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in egypt, in syria we don't have a process yet. >> rose: why not? >> because you know, the government is entrenched in a kind of denial position. saying that this is not the arab spring. this is-- . >> rose: terrorist. >> terrorist and conspiracy. >> rose: right. >> from outside. and of course the opposition think of themselves as a revolution. so they are not talking about the same problem. >> rose: and they've got the problem that syrians are killing syrians which always divides a huge mountain to provide. >> a lot of people are angry with me because i have called it civil war. but i'm afraid that is what it is. people were angry with me in baghdad when i said the same thing. so yes, it is, it is, it has a lot of what the revolution has but it has also an aspect of civil war. i think that is what is to be said to the security council sill that you have like in any conflict you have circles. the innercircle which is the locals, the region and the international. >> rose: right. >> security council is, has had a lot of difficulty coming together. yet it is probably the easiest ring to
." representatives of nations putting the squeeze on the syrian government have met all over the world. their latest gathering brought them here to japan. the delegates worked on their strategy to push president bashar al assad out of office and ultimately end the bloodshed. on one hand, they're strengthening sangings. on the other, they're reaffirming their support for opposition forces. nhk world's akira saheki reports. >> reporter: delegates from more than 60 countries are attending the conference, including representatives from the gulf region and the west. they've met several times before, but this is the first time they've gathered in asia. the japanese government hosted the conference to help broaden the base of international support for sanctions against syria. >> translator: the international community has been asking the syrian government to end the violence. but the assad regime is continuing the fight, ignoring the sacrifices of its people. we need to unify our efforts and put pressure on the syrian government. >> reporter: delegates are trying to do just that. they're working to strengt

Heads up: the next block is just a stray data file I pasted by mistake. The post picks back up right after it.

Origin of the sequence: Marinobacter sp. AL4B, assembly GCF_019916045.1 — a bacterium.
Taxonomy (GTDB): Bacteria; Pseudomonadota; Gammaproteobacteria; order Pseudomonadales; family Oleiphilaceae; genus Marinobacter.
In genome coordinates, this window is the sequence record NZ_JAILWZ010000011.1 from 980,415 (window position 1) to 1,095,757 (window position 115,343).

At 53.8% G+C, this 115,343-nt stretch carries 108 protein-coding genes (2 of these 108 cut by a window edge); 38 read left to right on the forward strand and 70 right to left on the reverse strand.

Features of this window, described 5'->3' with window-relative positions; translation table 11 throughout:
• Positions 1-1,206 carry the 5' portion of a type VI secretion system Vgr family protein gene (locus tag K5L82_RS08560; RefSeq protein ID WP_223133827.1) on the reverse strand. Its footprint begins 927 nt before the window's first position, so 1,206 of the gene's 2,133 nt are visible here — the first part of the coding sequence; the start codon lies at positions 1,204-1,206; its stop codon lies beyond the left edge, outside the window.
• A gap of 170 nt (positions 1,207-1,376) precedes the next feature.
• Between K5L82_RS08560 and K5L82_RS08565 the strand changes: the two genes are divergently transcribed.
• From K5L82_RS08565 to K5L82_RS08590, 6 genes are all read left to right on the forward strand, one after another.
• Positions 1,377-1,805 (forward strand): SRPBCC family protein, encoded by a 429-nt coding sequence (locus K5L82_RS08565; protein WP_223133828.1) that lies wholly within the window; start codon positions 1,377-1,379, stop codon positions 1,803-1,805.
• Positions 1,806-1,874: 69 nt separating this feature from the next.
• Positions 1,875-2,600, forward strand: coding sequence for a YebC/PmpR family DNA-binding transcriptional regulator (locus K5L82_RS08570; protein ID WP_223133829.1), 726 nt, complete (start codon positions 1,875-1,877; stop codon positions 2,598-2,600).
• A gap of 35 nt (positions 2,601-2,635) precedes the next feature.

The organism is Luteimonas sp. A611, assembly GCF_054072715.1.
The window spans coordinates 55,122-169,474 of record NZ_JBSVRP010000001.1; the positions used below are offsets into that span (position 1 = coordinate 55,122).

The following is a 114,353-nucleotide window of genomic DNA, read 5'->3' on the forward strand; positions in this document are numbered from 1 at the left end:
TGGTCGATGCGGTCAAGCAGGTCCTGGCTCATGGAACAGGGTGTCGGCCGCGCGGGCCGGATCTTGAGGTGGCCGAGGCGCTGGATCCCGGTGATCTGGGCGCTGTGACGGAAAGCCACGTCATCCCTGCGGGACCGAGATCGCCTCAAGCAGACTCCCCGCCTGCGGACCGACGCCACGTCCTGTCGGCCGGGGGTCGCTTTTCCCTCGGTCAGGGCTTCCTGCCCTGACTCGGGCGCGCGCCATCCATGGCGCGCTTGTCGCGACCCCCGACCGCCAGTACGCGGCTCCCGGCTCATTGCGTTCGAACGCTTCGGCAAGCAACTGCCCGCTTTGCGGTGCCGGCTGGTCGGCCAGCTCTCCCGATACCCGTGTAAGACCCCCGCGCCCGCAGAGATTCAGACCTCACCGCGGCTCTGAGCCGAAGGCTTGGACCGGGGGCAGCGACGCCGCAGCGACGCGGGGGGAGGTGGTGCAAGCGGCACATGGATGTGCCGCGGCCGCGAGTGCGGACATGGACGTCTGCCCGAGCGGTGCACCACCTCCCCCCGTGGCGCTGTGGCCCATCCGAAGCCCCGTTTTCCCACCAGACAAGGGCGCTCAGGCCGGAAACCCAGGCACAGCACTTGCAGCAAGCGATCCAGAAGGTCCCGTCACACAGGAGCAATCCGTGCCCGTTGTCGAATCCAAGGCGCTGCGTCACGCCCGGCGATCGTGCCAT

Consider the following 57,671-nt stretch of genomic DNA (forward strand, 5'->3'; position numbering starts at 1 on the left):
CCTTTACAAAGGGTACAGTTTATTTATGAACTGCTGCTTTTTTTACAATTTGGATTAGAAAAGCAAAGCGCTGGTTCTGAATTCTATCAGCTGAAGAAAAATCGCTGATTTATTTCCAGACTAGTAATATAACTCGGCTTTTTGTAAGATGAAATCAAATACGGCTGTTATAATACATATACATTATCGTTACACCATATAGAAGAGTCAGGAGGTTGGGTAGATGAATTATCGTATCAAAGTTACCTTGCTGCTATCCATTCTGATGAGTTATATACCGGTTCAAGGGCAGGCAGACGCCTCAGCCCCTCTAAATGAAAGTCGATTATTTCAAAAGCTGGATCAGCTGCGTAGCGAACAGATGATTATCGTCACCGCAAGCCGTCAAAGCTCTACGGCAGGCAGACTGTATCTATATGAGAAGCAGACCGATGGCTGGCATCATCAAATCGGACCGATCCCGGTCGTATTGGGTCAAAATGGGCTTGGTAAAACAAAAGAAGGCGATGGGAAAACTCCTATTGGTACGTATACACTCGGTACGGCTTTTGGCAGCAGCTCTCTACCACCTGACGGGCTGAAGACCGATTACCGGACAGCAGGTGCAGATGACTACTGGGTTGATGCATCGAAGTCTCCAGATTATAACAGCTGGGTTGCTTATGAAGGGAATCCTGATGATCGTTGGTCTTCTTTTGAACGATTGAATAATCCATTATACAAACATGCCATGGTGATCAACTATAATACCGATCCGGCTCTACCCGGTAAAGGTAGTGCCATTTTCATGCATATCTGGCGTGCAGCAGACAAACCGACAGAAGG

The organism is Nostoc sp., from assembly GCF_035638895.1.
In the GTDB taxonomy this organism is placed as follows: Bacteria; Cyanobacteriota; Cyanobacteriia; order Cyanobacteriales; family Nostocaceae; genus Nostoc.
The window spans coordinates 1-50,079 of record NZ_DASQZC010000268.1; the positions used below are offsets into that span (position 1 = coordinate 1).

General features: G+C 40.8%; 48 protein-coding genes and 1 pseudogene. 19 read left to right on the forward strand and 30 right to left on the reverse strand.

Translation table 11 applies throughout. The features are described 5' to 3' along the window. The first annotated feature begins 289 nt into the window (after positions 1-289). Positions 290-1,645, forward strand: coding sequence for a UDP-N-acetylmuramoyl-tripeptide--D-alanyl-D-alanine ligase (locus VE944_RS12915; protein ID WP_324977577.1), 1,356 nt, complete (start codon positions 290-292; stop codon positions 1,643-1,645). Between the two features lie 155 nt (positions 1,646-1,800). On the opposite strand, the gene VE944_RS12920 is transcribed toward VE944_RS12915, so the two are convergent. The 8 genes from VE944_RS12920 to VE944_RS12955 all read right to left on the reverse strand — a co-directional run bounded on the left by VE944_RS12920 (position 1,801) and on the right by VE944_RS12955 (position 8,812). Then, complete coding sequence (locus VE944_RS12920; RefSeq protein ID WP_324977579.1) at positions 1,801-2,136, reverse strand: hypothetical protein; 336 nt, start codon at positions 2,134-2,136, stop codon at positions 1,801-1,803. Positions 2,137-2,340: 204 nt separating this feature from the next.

settlements. >> the german government comes under fire for the alleged plan to sell tanks to saudi arabia's authoritarian rulers. >> happy birthday, sms. it is the 20th anniversary of the text message. >> israeli ambassadors have been summoned to various european capitals to face criticism over israel's plans to build homes in the west bank. the u.s. also slammed the mood as -- move as "especially damaging." >> israel's prime minister remains especially defiant. they announce the plans to build homes on friday in response to the plan to upgrade palestine to a non-member state. in the israeli ambassador -- >> israeli ambassador daniel taub. paris and berlin called in israeli envoys to express their opposition. they say that israel is sending an negative message in the midst of national -- international peace efforts. >> israel is undermining competency -- confidence. >> israel says it will build 3000 settler homes in eastern jerusalem and the west bank. also plans to accelerate construction in the area known as e1. that would further isolate palestinians in east jerusalem from the rest of